Superfetch is a service that was introduced with Vista and has been part of Windows ever since. It tries to speed up your computing experience by pre-loading parts of programs into memory with sometimes detrimental effects as you had to experience. It tries to determine which software you use and stores parts of it to the Windows folder.
Unfortunately, Superfetch doesn’t always get it right which software you’re going to use and can keep your hard drive busy for minutes after booting. I found it especially annoying since it kept on loading software I wasn’t even going to use or that I had only used once. Since I use a plethora of different programs every day, Superfetch actually had a massive negative impact on my computer’s performance with keeping the hard drive busy for 5-10 minutes after a fresh boot. This is the very reason I have been running Windows with deactivated Superfetch ever since it came out.
Additionally, since Superfetch uses memory for applications you might not even run, your free amount of memory will take a hit and might result in more swapping which adds just more wear to the hard drive.
Here’s how to deactivate Superfetch:
Open up the Run prompt and enter Services.msc.
Find Superfetch in the list, right click it and stop the service.
Double-click on it and set its start up type to Disabled.
Once you reboot, Superfetch will stay inactive. Other culprits that may also slow your hard drive down can be automatically scheduled defrag sessions as well as Windows Search Indexer. You can deactivate the latter the same way as Superfetcher.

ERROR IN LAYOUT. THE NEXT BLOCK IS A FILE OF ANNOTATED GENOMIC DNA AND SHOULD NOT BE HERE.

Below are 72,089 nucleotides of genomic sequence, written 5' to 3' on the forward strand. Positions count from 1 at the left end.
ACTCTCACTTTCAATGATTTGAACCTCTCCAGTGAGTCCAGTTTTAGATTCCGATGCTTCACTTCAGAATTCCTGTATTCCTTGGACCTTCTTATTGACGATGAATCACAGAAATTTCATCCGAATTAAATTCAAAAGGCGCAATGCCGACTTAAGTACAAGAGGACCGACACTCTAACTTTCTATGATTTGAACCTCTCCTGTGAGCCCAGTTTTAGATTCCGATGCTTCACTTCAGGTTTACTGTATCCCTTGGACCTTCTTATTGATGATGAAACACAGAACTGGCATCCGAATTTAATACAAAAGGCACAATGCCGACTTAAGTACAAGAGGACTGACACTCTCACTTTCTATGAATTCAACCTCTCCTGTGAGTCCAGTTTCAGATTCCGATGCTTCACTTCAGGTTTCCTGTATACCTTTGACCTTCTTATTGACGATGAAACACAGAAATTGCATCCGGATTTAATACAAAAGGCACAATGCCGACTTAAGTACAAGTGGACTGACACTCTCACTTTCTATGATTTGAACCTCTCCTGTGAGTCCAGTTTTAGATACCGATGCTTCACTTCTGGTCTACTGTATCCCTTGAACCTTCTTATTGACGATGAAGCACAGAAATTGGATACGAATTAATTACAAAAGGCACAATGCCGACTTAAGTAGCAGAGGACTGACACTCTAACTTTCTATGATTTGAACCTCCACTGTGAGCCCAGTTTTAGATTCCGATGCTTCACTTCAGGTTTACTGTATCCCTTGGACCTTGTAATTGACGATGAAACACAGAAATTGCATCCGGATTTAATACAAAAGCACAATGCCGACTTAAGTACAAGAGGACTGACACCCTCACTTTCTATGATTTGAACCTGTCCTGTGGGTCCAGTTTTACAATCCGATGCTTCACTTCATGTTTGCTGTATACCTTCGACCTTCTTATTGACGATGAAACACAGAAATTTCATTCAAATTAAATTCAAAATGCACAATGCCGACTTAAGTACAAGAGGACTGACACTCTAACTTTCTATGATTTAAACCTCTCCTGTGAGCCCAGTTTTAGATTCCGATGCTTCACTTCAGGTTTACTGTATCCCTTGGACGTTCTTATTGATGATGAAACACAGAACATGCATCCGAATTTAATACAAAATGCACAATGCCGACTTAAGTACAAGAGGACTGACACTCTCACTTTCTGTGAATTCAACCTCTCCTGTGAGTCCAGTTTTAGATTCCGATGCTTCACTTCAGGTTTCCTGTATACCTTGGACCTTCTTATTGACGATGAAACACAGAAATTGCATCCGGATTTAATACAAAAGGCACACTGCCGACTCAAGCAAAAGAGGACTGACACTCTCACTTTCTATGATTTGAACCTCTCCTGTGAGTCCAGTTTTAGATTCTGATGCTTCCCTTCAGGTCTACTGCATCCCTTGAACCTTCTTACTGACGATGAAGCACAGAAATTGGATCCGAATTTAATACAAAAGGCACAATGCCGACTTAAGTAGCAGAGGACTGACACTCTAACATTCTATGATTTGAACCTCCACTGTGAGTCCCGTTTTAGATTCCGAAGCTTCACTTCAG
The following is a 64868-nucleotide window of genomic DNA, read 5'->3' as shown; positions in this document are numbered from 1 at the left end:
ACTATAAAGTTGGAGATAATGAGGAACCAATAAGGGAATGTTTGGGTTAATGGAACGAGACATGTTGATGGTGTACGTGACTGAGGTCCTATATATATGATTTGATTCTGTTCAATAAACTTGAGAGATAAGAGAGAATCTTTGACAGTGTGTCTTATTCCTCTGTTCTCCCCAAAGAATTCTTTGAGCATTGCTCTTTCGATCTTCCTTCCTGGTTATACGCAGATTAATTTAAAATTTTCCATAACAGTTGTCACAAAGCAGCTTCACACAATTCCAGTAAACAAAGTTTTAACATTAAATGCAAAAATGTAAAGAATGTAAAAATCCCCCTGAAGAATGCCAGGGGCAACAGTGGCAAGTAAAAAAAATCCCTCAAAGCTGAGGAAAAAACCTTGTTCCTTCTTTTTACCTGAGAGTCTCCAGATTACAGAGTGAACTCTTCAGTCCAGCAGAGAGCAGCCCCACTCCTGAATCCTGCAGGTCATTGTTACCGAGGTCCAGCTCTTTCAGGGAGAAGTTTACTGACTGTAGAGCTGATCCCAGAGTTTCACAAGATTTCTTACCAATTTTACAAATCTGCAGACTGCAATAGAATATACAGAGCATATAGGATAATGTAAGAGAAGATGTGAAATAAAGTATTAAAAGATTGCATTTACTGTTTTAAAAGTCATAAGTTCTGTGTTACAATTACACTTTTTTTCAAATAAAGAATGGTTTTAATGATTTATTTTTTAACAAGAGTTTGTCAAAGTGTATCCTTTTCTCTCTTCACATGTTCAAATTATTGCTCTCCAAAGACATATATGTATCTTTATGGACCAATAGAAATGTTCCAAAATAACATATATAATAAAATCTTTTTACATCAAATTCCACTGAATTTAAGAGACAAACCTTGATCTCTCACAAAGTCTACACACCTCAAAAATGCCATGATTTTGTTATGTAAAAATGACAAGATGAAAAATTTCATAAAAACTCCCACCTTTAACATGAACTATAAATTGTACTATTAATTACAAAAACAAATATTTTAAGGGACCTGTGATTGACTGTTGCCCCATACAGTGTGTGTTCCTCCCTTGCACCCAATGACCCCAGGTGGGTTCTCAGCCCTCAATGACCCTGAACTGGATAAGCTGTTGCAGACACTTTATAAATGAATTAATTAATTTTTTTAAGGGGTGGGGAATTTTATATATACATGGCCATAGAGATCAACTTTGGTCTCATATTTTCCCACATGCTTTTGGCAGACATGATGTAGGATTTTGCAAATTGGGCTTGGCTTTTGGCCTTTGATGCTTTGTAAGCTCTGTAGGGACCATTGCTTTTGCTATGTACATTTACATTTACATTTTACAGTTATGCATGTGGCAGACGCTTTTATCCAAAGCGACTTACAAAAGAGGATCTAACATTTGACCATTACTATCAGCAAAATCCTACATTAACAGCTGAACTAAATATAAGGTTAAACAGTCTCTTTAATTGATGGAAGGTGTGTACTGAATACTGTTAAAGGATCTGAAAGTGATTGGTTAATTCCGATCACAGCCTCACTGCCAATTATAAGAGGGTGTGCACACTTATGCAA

Svchost.exe is the executable that runs the service. You don’t really have to mess with it after deactivating Superfetch. In fact, you should not touch it at all since it runs a lot of crucial Windows services.
You can check the Prefetch folder in the Windows directory to see which programs Superfetch prebuffered in your memory. You can safely delete them once Superfetch has been deactivated.
I’ve been having problems with boot times recently. I ran into a Microsoft Fix It program online which found that Superfetch was disabled on my PC (with Windows 7 Professional installed) and needed to be turned on. I’ve yet to do a restart as I’m cleaning up some other malware found on my computer as I’m typing this.
Superfetch’s goals are to decrease boot times among other things. Here’s more info – http://www.osnews.com/story/21471/SuperFetch_How_it_Works_Myths
Superfetch is only useful if you are using a FAST USB storage drive as READYBOOST “RAM”. If you dont feel like having a 100% dedicated drive then disable superfetch and deal with slightly slower boot/load times. In my case, superfetch was loading an entire seeding library using 800,000+ memory in process manager. The longer my PC was on, the SLOWER it would get until I would shut down, unplug, discharge, remove ram, discharge again and reassemble. Yeah, it took all that. Thats what happens when you use win 7 and have 2 1tb internals and 3 1tb external drives.